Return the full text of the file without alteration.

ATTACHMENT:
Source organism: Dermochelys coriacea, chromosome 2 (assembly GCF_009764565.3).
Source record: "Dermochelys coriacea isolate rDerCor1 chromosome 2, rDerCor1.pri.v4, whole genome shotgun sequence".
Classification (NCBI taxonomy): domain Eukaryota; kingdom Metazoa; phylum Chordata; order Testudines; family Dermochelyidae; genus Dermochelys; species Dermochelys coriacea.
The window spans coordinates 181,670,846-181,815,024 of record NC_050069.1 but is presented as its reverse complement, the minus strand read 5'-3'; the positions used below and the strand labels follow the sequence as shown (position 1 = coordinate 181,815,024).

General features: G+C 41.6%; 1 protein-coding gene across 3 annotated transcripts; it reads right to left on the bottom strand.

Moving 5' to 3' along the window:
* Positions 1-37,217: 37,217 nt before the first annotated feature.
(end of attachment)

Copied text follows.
Source organism: Dermochelys coriacea, chromosome 2 (assembly GCF_009764565.3).
Source record: "Dermochelys coriacea isolate rDerCor1 chromosome 2, rDerCor1.pri.v4, whole genome shotgun sequence".
Classification (NCBI taxonomy): domain Eukaryota; kingdom Metazoa; phylum Chordata; order Testudines; family Dermochelyidae; genus Dermochelys; species Dermochelys coriacea.
The window spans coordinates 181,670,846-181,815,024 of record NC_050069.1 but is presented as its reverse complement, the minus strand read 5'-3'; the positions used below and the strand labels follow the sequence as shown (position 1 = coordinate 181,815,024).

General features: G+C 41.6%; 1 protein-coding gene across 3 annotated transcripts; it reads right to left on the bottom strand.

Moving 5' to 3' along the window:
* Positions 1-37,217: 37,217 nt before the first annotated feature.